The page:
He suggests a number of steps that can be taken to help stop fraud before it becomes an issue including internal audits, whistleblower mechanisms, employee monitoring and management reviews.
With plenty of media coverage of cybercrime, Irish companies are at least aware of the phenomenon, even if they don’t do enough to tackle the problem.
While budgetary factors can have an impact, information security consultant Brian Honan says the rise in online fraud is caused, in part, by sloppiness on the part of many businesses.
“Many companies are still becoming victims to online fraud as they fail to treat risks to their cybersecurity seriously.
“When you analyse the type of incidents Irish businesses become victim to, we see that many of the root causes of them are due to poor basic cybersecurity hygiene,” he said.
Identity theftMr Honan cites a number of online fraud examples that companies here have been victim to in recent years, including stealing company data to conduct identity theft, encrypting data and holding it to ransom, and tricking companies into paying false invoices.
He believes Ireland lags other countries in tackling the issue, in part because of the large number of SMEs here that don’t have the skills of knowledge needed to address the problem.
“Issues such as weak passwords, failing to run appropriate anti-virus software, not updating systems with the latest security updates or failing to train staff in how to use systems in a secure manner are all factor that aid fraud,” he said.
While online-related fraud committed by outsiders may be big news, it is by no means the biggest fraud issue.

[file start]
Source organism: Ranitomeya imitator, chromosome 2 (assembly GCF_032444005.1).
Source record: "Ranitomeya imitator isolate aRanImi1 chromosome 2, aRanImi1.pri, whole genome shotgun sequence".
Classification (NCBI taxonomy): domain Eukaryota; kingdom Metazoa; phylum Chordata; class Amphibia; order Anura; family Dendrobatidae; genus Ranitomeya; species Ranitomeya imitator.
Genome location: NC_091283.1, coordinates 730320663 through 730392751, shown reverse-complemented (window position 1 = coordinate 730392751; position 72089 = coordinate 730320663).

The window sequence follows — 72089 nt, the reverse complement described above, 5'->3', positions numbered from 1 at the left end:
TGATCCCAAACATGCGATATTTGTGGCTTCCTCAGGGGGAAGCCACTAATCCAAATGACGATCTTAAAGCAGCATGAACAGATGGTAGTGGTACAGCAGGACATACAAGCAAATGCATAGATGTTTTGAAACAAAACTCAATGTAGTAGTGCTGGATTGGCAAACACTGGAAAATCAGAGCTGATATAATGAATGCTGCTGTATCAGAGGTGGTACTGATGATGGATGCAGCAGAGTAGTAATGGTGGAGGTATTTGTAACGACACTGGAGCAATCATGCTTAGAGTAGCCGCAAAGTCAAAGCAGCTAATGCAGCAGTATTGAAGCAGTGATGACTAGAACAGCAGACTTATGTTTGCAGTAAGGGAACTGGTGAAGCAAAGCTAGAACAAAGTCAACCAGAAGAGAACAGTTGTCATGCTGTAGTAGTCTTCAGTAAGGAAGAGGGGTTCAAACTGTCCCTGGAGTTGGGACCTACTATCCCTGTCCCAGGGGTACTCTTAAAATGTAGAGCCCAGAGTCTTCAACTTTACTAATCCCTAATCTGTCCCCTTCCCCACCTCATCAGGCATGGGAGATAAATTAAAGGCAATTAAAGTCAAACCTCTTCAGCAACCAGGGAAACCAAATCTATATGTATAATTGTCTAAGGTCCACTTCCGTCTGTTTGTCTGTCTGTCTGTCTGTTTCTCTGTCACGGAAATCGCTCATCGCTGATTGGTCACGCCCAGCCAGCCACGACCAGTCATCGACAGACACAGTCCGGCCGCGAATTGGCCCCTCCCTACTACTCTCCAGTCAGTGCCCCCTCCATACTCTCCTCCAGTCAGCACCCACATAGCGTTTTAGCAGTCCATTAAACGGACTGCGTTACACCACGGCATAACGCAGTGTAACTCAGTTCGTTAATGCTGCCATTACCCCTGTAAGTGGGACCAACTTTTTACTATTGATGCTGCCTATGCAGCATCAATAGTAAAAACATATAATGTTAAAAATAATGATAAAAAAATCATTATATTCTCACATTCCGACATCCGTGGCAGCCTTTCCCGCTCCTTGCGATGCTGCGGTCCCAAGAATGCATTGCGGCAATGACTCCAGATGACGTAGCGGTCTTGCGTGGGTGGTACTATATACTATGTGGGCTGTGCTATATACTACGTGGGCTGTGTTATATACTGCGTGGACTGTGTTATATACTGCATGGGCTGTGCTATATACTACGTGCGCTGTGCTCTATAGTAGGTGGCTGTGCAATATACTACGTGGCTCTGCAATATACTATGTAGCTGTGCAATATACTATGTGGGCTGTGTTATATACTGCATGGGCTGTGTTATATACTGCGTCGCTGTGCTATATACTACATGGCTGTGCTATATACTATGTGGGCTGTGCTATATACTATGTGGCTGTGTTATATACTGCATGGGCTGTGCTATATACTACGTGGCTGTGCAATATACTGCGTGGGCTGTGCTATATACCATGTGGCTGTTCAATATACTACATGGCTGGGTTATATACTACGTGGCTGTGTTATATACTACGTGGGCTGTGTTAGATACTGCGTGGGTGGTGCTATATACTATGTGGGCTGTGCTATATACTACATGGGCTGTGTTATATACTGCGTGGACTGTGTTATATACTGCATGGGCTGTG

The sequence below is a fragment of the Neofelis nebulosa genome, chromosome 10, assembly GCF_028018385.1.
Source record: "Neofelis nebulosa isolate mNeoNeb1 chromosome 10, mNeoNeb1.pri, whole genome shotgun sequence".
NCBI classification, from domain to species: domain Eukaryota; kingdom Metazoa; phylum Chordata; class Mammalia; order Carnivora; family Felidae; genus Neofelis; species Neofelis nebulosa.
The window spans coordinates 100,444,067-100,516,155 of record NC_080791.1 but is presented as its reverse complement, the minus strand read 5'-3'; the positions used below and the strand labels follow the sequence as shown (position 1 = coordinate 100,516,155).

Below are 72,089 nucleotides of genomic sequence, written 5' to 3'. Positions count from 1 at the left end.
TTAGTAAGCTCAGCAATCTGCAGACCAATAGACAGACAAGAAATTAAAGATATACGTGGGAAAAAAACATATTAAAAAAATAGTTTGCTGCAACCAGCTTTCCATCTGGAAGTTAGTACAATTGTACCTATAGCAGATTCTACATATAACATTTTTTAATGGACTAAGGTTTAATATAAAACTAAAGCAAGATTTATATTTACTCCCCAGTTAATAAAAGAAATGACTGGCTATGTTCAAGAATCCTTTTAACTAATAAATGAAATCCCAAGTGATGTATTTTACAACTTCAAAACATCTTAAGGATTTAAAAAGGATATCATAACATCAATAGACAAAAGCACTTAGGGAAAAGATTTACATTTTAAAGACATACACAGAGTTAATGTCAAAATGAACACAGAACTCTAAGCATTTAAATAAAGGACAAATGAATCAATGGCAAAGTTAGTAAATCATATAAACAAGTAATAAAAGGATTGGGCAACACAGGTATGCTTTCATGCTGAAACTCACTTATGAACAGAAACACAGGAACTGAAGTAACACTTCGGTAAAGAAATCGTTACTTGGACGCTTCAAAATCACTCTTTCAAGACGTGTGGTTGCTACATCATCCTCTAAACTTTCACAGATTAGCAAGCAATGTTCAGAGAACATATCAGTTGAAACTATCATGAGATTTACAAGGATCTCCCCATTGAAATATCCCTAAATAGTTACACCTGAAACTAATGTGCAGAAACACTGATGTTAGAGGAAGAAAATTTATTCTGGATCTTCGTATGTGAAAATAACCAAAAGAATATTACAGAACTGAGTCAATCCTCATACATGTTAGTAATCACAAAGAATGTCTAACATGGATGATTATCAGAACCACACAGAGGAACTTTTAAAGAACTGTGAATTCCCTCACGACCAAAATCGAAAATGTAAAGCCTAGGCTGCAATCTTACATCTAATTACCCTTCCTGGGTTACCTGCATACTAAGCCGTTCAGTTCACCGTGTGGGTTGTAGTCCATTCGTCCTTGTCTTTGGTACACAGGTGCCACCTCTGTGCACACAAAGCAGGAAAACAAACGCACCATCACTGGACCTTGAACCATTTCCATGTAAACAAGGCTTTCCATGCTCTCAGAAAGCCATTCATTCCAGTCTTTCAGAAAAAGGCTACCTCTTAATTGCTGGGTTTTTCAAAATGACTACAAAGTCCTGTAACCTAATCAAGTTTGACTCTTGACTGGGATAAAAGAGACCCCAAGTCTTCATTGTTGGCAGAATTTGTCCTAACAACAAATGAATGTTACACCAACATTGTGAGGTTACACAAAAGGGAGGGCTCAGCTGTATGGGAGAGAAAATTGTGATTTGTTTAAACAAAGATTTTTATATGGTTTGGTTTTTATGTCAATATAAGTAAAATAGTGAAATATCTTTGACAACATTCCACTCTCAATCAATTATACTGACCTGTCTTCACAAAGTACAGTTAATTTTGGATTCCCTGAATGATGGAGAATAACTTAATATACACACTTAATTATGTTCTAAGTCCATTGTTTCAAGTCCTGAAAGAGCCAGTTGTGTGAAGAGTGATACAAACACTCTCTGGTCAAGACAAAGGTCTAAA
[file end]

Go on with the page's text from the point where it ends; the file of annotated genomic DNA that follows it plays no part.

“Members of staff by their very nature are in trusted positions within companies with access to sensitive data and systems.
“This access can be abused by employees or they can be targeted by criminals to assist them to commit fraud. Given this, it is important that business regularly review the level of access staff have to sensitive information and to put in places alerting mechanisms to detect when attempts are being made to abuse the access staff have to company systems,” said Mr Honan.
Mr Kelly of FraudEdge is keen to confirm that insiders rather than outsiders remain the biggest threat to organisations.
“Cybercrime is really glamorous and makes all the headlines so we’ve gotten used to the idea of strangers with hoodies trying to hack systems.
“The reality though is that about four out of five frauds committed against companies are done internally.
“Despite this, most companies continue to have an outward looking strategy with regard to fraud and many have a big blind spot when it comes to their own staff,” he said.
“It’s also worth adding that something like 85 per cent of fraudsters are first-time offenders with the standard profile being that of a trusted staff member who is given the opportunity.
“Up to 60 or 70 per cent of the cases I’m involved in occur because a person is given too much power and there isn’t enough segregation of duties,” Mr Kelly said.
The fraud triangle is one of the main theories put forward to explain the circumstances that lead to acts being committed.
Developed by the US sociologist Donald R Cressey, it suggests three common elements – pressure, opportunity and rationalisation – that make a perpetrator able to justify their actions.
According to PwC’s Ciaran Kelly, any business looking to protect itself against fraud needs to consider all these factors.
“Most importantly, organisations should reduce the opportunity to commit fraud by increasing the perception of detection through strong internal controls and building a fraud-resistant corporate culture,” he said.
While acknowledging that financial constraints can make fraud prevention a challenge, he insists that ignoring the issue is not the answer.
“It is always a challenge to prioritise budgets but good risk assessment should ensure it is spent in the most high-risk areas.
“The first step in addressing the issue is being aware of the fraud risks your organisation faces. You cannot control what you are not aware of,” said Mr Kelly.